Second, OF COURSE writing into the dark “terrified” your outliner. Of course it did. It terrifies thousands of outliners, maybe millions. Because like everyone else alive today, your outliner was taught to second-guess every single stinking thing he writes. He was taught to not trust his subconscious storyteller. He was taught that a writer can’t possibly turn out a good story without input from critique groups and without rewrites. Just like all the rest of us were taught. By non-writers. Duh.

      As for “…when the process goes awry and the story stops working. There is no advice for a pantser about how to troubleshoot this, other than ‘you have to outline.'”

      You’re kidding, right? If you truly TRUST your subconscious mind, the “process” CAN’T “go awry.” That’s the whole point of WITD. And if a story “stops working” or grinds to a halt, here’s the advice (I’ve been saying this for five years, and DWS and others have been saying it much longer):

      1. Trust your subconscious and write the next sentence.
      2. If no next sentence comes, read back a bit and you’ll find where the scene ended.
      3. Write the first sentence of the next scene and keep going. But TRUST in yourself is at the core.

      All of that being said, it doesn’t bother me professionally if a writer chooses to spend a few months outlining and then a few years writing a novel, all because he can’t bring himself to trust in his own abilities. It does bother me personally. For example, I could never be friends with that writer because I can’t handle being around people who are scared of their own shadow.

      But the point of my epiphany was how self-sabotaging so many writers are. They continually, literally take advice from non-writers on how to write fiction, and they IGNORE advice from actual long-term fiction writers who are successful in the field: writers like Heinlein and Asimov and King and Higgins and Child and DWS and Kris Rusch. It’s exactly like choosing to take legal advice from your plumber because the plumber says what you want to hear instead of getting advice from your brother who’s been a successful attorney for 20+ years. And that (and your comment) tells me I’m basically beating my head against the wall.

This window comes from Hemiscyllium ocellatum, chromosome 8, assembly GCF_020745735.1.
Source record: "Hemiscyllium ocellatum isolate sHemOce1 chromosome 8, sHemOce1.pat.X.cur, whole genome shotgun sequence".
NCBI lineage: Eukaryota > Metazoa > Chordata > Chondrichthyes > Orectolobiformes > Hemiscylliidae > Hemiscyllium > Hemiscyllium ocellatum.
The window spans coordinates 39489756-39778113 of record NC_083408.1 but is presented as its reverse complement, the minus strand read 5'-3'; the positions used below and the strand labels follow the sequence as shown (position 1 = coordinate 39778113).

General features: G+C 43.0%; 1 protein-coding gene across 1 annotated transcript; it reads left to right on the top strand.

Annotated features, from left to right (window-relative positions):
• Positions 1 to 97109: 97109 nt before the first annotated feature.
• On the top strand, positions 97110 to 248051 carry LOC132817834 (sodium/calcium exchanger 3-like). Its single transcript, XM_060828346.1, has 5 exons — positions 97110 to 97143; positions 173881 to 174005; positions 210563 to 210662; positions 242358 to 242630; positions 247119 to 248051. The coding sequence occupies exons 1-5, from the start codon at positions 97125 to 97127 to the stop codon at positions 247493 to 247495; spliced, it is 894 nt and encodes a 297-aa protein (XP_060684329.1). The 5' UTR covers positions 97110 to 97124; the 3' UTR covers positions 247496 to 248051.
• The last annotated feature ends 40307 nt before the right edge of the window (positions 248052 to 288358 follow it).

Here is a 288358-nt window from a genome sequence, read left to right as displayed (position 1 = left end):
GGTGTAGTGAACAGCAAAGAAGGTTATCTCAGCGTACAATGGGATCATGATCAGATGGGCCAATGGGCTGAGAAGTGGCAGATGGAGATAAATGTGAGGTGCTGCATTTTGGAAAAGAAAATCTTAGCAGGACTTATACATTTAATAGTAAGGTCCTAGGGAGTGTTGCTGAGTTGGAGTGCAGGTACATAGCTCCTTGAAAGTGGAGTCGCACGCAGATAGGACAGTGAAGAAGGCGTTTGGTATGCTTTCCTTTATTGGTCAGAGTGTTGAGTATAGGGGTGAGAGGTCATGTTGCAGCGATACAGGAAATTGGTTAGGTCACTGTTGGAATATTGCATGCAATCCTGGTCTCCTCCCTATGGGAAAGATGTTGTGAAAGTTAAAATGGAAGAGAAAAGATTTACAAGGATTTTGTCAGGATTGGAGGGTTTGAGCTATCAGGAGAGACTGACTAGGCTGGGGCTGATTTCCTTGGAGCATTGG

But I can even shake off my desire to care about and try to help those folks. If someone else’s decision doesn’t affect my income or my production, what do I care? (On a side note, DWS was SO right five years ago when he advised me against trying to teach WITD.)

      I do get frustrated at second-stage (and even first-stage) writers who perpetuate the myths and hand out advice like candy. I get much more upset with them than with those writers who unwittingly accept that crappy advice.

      BUT… I’ve got mine. I took a chance and was richly rewarded with the freedom that comes with writing into the dark. If others are too timid to try it, that’s their problem. I’ll still help the few who ask, but that’s the extent of my commitment.

      To play with a Titanic analogy, I’m tired of trying to pull people into the lifeboat even as they fight me off. Those who are willing to scramble aboard are welcome. The others? Well, they’ll continue to toss excuses back and forth while the ship sinks in the background and the flotsam they’re clinging to becomes waterlogged. There’s nothing I can do for them.